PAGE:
Madhya Pradesh assembly elections 2018: Migration in tribal belt upsets poll calculation
Hundreds of poor tribals are migrating to Gujarat every day from Madhya Pradesh’s Jhabua and neighbouring Alirajpur districts, casting a shadow on the Assembly elections scheduled on November 28.Updated: Nov 19, 2018 18:17 IST
With two sacks full of makka (corn cob) and other essentials, Narsingh Meda (30), his wife and three kids are waiting for a bus at the Jhabua-Gujarat border near Pittol to go to Rajkot, Gujarat, where they will work at a construction site for the next few months.
They are among hundreds of poor tribals who are migrating to Gujarat every day from Madhya Pradesh’s Jhabua and neighbouring Alirajpur districts, casting a shadow on the Assembly elections scheduled on November 28, say political observers. The five assembly seats in the two districts were won by BJP in the 2013 polls.
There are at least 50 points along the border between Jhabua and Alirajpur and Gujarat from where buses and other vehicles leave every hour for different towns in Gujarat. The tribals are packed like sardines in these vehicles, some precariously hanging from specially designed iron rods.
A senior official at the district collectorate estimated that 25-30% of the 18 lakh population of these two districts has migrated. This estimate is based on details of people leaving the state at border check points with Gujarat by the district officials, who are giving them ‘peeli chawal’ (rice laced with turmeric), which symbolises the promise to return for polling.
Jhabua collector Ashish Saxena says, “We have taken down their phone numbers and we will call them and urge them to come back to vote, reminding them of the promise they made while taking the ‘peeli chawal’. We have sent teams and contacted various factory owners in Gujarat, urging them to allow their employees paid leave for voting. This exercise will help us in the future also in assisting the migrant workers in matters of health and education.”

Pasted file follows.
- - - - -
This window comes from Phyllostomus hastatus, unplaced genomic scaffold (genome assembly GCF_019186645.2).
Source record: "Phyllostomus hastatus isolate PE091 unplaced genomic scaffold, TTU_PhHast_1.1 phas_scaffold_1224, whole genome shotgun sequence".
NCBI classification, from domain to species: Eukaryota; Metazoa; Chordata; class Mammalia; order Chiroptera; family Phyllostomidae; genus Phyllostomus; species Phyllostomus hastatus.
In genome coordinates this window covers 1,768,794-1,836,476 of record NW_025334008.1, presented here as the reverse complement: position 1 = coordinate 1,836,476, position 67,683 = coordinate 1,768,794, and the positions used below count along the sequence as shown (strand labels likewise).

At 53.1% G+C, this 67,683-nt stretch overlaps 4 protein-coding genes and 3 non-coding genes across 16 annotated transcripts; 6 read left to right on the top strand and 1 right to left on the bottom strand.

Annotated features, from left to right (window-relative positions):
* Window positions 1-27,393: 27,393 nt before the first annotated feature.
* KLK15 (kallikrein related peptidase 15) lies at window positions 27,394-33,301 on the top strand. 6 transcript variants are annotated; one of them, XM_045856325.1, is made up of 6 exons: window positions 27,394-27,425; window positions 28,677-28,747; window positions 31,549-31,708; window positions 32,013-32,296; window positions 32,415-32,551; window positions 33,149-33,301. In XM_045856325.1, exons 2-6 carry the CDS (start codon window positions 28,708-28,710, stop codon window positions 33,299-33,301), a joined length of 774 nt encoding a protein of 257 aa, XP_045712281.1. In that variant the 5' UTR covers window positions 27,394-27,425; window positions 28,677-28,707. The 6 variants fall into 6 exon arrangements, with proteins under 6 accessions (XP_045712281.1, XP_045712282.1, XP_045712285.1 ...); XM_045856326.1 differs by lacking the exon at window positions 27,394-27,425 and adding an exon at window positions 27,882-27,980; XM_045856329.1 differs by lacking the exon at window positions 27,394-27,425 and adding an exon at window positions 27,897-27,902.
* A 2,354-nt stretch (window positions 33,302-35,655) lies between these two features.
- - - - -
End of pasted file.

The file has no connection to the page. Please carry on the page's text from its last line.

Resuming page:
Narsingh says, “We come for Bhagoria (Holi), then just before the sowing season and then Diwali to our village Retalunja, situated some 6 km from Pittol and then go back. We know there is an election, but there is no work in Jhabua and there is no water to sow the winter crop, so there is no point staying back. Also, the wages in Madhya Pradesh are half of what they give in Gujarat, which is around Rs 400 for unskilled work.”
He is unsure whether he will come back for voting. “If someone gives me the fare and my daily wages for three days, I will come back,” he says frankly.
This annual migration is upsetting the electoral calculations of the BJP and the Congress. It is also worrying the administration, which fears a low turnout and is taking several steps to ensure that the workers come back to vote.
Said a Congress leader who did not wish to be named, “In villages we dominate, we are losing precious voters, and our effort will be to bankroll their return, for which we are contacting the village ‘tadvi’ (headman). For every voter, political parties have to give three days’ wage, which comes to Rs 1,200, and Rs 600 as fare. The only consolation is that BJP is facing the same predicament.”
Congress candidate Vikant Bhuria says migration is a major challenge that the BJP has failed to tackle in 15 years. Had the ruling party created jobs this migration, which spawns various problems, would have stopped.
BJP candidate from Jhabua, Guman Singh Damor, is defensive about the migration. “It is not really migration. They go to earn and then come back. People move from one state to another all the time.” He adds that the administration is trying to bring the migrants back to vote.
For the administration, the main challenge is to ensure that the voting percentage does not fall below the 54% and 56% that Jhabua and Alirajpur respectively logged in the 2013 Assembly polls. The state polling percentage in 2013 was 74.95.
Jhabua-based social worker Benedict Damore, who runs Chetna HS School in Jhabua, says, “It is doubtful if the tribals will come back, and one should not expect them to come back. True there has been some development but compared to other regions, this region is backward on most parameters.”